A Space Frontier Foundation press release Monday announced that the Space Exploration Alliance, a loose coalition of over a dozen space organizations, along with the Space Frontier Foundation and the X Prize Foundation, are all asking Congress to restore funding for NASA’s Centennial Challenges prize program in the still-incomplete FY2007 budget. “We call on the appropriations conferees to support full funding for the Centennial Challenge program in 2007,” said George Whitesides of the NSS. (That call might be a bit premature, since the full Senate hasn’t yet acted on the NASA appropriations bill, but it may be a more pragmatic approach.)
The press release rehashes ground that should be familiar to many readers (such as the debate on the topic in the comments to this post): prizes promote innovation and cost NASA very little, even though it’s hard to convince some in Congress that unspent prize money has not been wasted. “They see the money sitting there unspent and it makes them salivate,” said Rick Tumlinson. “But with a prize, just because it hasn’t been won yet doesn’t mean it has failed. Quite the opposite.”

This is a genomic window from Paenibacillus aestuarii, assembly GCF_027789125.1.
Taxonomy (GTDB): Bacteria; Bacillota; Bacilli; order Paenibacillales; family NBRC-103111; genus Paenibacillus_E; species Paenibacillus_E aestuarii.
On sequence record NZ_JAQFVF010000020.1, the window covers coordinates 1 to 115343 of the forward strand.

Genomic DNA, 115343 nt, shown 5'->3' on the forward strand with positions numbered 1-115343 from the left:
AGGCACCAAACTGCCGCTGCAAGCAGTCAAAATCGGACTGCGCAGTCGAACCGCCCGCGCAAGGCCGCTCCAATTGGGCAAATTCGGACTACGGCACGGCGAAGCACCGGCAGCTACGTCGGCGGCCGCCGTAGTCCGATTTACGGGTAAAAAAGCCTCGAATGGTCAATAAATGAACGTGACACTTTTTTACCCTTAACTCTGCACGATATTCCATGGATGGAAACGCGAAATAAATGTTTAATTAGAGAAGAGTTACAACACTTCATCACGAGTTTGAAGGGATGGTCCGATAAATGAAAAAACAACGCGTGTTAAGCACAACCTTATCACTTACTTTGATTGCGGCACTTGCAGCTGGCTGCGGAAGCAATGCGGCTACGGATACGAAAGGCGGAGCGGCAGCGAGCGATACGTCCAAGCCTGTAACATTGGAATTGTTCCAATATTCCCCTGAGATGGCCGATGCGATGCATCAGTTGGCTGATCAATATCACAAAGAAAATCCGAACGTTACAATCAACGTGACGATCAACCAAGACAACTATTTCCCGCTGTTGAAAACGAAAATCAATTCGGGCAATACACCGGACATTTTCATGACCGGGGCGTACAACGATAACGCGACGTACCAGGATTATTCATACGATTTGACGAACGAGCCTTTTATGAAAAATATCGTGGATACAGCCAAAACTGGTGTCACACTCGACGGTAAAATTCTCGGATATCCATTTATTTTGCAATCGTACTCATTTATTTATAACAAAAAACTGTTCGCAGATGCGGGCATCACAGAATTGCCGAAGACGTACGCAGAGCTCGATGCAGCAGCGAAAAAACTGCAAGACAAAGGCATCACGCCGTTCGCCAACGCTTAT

One question: the press release includes the statement “The Department of Defense’s Grand Challenges robotics prize, a $2 million program for autonomous vehicles, generated approximately $150 million in development, according to many sources.” A quick search this morning didn’t turn up a reference to the $150-million figure; does someone know the source of this? While prizes typically do stimulate total investment far greater than the prize purse, the 75-to-1 ratio here seems rather high.